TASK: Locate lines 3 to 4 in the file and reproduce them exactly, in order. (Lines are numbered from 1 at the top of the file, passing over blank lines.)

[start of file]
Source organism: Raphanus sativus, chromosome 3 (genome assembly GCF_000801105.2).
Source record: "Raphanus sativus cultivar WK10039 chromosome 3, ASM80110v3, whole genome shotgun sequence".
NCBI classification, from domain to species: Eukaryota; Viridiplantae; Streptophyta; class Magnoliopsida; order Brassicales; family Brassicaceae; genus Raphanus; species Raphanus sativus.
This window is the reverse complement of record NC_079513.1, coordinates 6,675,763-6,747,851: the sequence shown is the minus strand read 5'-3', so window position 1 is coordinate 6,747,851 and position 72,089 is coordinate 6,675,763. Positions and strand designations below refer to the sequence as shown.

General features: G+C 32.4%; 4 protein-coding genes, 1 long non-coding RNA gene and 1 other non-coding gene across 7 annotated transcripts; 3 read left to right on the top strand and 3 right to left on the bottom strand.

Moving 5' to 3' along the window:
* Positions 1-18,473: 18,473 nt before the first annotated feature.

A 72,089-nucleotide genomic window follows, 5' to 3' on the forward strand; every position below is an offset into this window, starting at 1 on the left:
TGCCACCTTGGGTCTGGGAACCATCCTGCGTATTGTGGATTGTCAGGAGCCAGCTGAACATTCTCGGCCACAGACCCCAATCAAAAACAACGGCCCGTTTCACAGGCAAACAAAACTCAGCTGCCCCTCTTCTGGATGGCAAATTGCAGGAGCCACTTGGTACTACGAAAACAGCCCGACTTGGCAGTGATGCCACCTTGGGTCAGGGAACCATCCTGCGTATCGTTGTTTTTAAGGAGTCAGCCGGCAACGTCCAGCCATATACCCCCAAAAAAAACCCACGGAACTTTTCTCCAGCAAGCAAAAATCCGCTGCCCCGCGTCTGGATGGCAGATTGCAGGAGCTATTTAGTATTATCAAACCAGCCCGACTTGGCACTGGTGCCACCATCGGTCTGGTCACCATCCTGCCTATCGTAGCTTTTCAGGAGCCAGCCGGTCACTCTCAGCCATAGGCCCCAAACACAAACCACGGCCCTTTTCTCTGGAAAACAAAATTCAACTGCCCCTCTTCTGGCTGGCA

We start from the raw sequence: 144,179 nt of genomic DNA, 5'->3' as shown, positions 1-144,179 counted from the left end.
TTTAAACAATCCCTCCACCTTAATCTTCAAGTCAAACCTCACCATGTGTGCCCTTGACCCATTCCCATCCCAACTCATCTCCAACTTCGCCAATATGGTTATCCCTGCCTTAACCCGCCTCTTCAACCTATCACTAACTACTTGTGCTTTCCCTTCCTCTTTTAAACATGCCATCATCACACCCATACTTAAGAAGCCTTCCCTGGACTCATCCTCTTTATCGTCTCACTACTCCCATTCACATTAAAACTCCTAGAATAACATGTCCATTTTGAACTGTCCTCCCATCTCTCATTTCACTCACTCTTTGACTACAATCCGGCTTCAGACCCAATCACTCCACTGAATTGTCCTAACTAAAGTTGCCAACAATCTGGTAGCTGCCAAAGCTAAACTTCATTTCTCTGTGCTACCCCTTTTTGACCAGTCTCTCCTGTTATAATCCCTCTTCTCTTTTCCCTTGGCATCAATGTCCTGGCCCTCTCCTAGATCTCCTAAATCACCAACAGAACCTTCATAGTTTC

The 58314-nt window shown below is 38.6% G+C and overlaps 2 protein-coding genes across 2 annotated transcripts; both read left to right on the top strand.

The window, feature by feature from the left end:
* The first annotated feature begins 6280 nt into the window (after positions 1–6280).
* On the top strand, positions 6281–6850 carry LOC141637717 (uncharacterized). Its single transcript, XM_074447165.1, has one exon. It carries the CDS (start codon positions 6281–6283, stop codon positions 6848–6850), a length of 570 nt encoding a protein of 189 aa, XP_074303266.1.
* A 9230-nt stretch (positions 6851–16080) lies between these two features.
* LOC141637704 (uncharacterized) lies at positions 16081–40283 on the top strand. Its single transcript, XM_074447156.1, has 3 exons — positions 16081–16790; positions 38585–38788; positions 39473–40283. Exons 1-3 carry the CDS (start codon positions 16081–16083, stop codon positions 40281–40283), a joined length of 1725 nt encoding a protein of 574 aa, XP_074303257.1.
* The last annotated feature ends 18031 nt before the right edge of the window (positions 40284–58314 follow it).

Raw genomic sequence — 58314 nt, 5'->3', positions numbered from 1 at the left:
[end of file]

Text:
NCBI classification, from domain to species: Eukaryota; Viridiplantae; Streptophyta; class Magnoliopsida; order Brassicales; family Brassicaceae; genus Raphanus; species Raphanus sativus.
This window is the reverse complement of record NC_079513.1, coordinates 6,675,763-6,747,851: the sequence shown is the minus strand read 5'-3', so window position 1 is coordinate 6,747,851 and position 72,089 is coordinate 6,675,763. Positions and strand designations below refer to the sequence as shown.